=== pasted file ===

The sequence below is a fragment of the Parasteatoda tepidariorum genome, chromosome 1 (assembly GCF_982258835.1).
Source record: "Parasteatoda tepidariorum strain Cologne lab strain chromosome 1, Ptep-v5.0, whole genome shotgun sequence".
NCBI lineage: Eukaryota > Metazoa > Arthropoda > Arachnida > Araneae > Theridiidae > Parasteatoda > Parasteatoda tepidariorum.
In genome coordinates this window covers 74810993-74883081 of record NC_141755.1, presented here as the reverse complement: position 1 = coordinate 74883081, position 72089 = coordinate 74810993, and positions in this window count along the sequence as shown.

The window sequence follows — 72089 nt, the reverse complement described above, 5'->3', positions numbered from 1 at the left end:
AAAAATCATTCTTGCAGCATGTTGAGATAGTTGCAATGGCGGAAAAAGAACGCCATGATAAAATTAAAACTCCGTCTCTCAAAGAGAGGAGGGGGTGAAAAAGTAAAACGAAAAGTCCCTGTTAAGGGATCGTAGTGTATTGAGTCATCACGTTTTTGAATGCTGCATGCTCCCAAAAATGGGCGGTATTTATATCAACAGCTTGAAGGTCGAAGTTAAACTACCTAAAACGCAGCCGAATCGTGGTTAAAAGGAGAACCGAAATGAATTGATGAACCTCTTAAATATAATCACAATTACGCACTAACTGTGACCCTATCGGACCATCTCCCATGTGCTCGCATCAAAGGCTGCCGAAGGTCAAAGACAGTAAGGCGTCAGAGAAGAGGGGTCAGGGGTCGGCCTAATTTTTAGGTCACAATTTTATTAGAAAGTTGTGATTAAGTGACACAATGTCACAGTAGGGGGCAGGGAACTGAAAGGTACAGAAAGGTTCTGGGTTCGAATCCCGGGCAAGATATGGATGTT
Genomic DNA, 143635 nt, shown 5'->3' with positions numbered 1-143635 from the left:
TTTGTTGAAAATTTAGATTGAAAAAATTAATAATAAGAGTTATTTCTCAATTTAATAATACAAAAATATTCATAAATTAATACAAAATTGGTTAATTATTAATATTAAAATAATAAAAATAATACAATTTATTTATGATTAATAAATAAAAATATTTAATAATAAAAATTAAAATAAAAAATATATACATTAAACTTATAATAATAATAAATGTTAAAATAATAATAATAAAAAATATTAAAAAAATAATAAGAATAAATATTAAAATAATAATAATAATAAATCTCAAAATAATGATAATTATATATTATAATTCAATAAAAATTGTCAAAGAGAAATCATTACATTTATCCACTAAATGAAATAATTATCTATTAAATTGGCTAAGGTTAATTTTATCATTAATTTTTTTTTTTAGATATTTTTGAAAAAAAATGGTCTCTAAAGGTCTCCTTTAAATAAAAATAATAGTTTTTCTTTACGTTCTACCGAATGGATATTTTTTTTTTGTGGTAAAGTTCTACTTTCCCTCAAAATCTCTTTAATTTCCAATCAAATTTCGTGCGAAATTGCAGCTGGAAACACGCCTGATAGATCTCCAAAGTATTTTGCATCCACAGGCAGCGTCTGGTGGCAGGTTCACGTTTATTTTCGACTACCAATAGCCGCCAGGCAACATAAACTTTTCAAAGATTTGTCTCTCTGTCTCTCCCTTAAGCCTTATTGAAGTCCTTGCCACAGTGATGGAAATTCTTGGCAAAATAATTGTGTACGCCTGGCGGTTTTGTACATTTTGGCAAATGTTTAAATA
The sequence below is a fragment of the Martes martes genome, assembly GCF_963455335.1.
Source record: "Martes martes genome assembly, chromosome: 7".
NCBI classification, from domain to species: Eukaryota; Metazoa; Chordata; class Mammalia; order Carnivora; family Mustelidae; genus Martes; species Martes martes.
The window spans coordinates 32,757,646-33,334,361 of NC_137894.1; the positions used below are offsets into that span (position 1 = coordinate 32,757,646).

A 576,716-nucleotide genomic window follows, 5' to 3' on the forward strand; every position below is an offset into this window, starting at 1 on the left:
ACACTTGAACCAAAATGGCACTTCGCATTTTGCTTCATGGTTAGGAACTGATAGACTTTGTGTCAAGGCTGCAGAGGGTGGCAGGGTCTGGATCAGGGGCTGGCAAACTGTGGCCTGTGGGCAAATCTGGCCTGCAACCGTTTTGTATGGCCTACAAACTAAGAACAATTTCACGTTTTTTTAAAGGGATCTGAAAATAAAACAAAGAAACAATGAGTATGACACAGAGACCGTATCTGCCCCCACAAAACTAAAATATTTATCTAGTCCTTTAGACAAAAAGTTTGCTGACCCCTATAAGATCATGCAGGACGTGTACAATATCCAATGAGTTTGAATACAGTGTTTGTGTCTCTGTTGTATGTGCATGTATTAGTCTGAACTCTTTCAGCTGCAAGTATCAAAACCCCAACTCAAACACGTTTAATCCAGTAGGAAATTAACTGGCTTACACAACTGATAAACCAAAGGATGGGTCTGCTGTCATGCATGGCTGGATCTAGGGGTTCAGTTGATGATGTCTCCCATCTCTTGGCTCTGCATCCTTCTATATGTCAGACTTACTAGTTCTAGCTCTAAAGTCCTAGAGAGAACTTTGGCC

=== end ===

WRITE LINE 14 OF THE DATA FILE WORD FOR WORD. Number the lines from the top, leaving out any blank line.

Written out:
ACACTTGAACCAAAATGGCACTTCGCATTTTGCTTCATGGTTAGGAACTGATAGACTTTGTGTCAAGGCTGCAGAGGGTGGCAGGGTCTGGATCAGGGGCTGGCAAACTGTGGCCTGTGGGCAAATCTGGCCTGCAACCGTTTTGTATGGCCTACAAACTAAGAACAATTTCACGTTTTTTTAAAGGGATCTGAAAATAAAACAAAGAAACAATGAGTATGACACAGAGACCGTATCTGCCCCCACAAAACTAAAATATTTATCTAGTCCTTTAGACAAAAAGTTTGCTGACCCCTATAAGATCATGCAGGACGTGTACAATATCCAATGAGTTTGAATACAGTGTTTGTGTCTCTGTTGTATGTGCATGTATTAGTCTGAACTCTTTCAGCTGCAAGTATCAAAACCCCAACTCAAACACGTTTAATCCAGTAGGAAATTAACTGGCTTACACAACTGATAAACCAAAGGATGGGTCTGCTGTCATGCATGGCTGGATCTAGGGGTTCAGTTGATGATGTCTCCCATCTCTTGGCTCTGCATCCTTCTATATGTCAGACTTACTAGTTCTAGCTCTAAAGTCCTAGAGAGAACTTTGGCC